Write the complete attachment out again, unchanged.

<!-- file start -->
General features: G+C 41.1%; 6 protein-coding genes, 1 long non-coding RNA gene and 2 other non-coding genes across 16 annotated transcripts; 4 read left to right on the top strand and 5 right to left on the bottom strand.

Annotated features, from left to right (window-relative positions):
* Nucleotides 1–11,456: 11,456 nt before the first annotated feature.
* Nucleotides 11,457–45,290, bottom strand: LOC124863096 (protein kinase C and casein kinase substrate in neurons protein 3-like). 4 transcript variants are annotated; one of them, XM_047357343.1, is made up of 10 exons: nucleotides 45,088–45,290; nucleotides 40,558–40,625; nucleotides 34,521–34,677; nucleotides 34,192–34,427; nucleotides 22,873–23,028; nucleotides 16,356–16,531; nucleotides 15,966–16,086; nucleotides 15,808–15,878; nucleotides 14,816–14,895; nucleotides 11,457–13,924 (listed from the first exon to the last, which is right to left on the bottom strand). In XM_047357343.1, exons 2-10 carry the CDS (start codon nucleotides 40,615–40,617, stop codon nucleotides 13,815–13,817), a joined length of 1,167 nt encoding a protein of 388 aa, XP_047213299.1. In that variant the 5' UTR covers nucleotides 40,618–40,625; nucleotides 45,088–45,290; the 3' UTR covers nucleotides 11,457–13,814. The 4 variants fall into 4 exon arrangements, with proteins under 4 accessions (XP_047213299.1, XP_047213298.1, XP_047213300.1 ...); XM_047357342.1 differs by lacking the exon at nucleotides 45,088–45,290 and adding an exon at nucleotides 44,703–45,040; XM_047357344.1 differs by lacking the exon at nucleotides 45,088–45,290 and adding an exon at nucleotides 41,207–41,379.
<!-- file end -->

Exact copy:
General features: G+C 41.1%; 6 protein-coding genes, 1 long non-coding RNA gene and 2 other non-coding genes across 16 annotated transcripts; 4 read left to right on the top strand and 5 right to left on the bottom strand.

Annotated features, from left to right (window-relative positions):
* Nucleotides 1–11,456: 11,456 nt before the first annotated feature.
* Nucleotides 11,457–45,290, bottom strand: LOC124863096 (protein kinase C and casein kinase substrate in neurons protein 3-like). 4 transcript variants are annotated; one of them, XM_047357343.1, is made up of 10 exons: nucleotides 45,088–45,290; nucleotides 40,558–40,625; nucleotides 34,521–34,677; nucleotides 34,192–34,427; nucleotides 22,873–23,028; nucleotides 16,356–16,531; nucleotides 15,966–16,086; nucleotides 15,808–15,878; nucleotides 14,816–14,895; nucleotides 11,457–13,924 (listed from the first exon to the last, which is right to left on the bottom strand). In XM_047357343.1, exons 2-10 carry the CDS (start codon nucleotides 40,615–40,617, stop codon nucleotides 13,815–13,817), a joined length of 1,167 nt encoding a protein of 388 aa, XP_047213299.1. In that variant the 5' UTR covers nucleotides 40,618–40,625; nucleotides 45,088–45,290; the 3' UTR covers nucleotides 11,457–13,814. The 4 variants fall into 4 exon arrangements, with proteins under 4 accessions (XP_047213299.1, XP_047213298.1, XP_047213300.1 ...); XM_047357342.1 differs by lacking the exon at nucleotides 45,088–45,290 and adding an exon at nucleotides 44,703–45,040; XM_047357344.1 differs by lacking the exon at nucleotides 45,088–45,290 and adding an exon at nucleotides 41,207–41,379.